You can’t judge a book by its cover, and you shouldn’t judge a fall protection system from its appearance either. In the course of our fall protection consulting work, we’ve seen a lot of really bad systems—some that were obviously wrong and some that looked great, but were easily failed.
When you require your workers to use active fall protection systems, ask yourself this: would you take a fall from this system? Are you that confident in the design, installation, equipment and inspection?
If you aren’t willing to take the fall, you shouldn’t ask your workers to either. Tied off doesn’t equal protection. There are too many opportunities for active fall protection systems to fail.
If you have an existing system that is questionable, you can have it assessed, and potentially certified, by a Qualified Person in fall protection. This is done by confirming that the design, installation, training and use of the system are correct. The ANSI Z359.6 standard explains the best practices for documenting and certifying active fall protection systems.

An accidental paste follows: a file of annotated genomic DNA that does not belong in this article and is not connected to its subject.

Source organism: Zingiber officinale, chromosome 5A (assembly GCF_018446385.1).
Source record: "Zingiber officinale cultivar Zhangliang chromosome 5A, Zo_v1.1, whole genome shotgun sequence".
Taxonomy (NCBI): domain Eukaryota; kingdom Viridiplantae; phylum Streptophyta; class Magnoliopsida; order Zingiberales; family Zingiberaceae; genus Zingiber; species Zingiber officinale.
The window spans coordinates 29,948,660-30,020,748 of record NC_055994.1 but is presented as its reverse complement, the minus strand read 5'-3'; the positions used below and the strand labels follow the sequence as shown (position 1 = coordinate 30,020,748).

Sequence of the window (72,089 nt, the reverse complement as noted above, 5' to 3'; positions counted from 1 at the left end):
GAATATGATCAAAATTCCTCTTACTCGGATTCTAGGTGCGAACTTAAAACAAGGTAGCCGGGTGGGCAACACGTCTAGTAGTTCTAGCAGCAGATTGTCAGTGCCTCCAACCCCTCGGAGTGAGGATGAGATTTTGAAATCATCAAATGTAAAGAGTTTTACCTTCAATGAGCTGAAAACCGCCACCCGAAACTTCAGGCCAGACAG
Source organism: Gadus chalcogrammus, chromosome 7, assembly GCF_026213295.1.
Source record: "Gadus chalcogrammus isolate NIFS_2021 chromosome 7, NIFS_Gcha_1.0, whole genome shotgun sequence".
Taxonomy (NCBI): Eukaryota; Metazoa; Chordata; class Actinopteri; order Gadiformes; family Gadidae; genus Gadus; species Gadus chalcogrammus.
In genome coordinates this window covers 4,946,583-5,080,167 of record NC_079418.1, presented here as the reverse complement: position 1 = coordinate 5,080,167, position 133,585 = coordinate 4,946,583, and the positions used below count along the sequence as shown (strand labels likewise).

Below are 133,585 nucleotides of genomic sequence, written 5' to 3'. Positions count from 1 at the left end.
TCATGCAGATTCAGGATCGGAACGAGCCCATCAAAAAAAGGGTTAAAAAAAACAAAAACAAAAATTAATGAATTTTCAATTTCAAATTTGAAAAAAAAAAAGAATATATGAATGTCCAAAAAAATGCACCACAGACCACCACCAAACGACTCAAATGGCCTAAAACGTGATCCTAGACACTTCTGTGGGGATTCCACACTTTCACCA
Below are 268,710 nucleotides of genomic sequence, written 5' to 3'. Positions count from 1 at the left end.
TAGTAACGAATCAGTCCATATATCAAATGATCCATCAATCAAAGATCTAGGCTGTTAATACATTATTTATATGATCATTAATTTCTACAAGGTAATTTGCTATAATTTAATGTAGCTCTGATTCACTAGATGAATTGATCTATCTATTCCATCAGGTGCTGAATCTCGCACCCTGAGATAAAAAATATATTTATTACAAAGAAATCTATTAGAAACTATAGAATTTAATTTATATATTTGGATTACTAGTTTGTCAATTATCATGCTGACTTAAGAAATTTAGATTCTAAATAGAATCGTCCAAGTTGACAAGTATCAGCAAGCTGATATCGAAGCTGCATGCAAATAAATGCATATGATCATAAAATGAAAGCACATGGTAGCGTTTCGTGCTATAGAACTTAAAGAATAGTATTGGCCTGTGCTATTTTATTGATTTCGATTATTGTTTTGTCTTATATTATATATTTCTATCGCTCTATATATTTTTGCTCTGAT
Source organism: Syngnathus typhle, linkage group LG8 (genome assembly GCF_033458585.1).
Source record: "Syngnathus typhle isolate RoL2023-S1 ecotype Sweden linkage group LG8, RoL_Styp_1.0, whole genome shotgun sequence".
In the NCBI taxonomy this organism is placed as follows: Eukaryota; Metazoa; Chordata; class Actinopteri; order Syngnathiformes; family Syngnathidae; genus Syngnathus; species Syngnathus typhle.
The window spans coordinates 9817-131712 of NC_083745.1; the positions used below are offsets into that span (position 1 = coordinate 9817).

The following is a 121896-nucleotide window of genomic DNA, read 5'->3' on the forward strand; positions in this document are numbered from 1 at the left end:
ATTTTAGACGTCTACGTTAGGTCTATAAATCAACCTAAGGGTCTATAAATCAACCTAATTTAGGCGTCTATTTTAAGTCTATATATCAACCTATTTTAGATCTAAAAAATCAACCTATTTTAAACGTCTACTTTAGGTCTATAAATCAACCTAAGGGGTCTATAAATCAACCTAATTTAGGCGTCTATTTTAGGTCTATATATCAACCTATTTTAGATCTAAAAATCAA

No matter how old a fall protection system is, its sole purpose is to save a falling worker. If the system is in use, but is not correct, it is only giving workers a false sense of security.
If you aren’t confident in your systems, fix them now, before a tragedy occurs.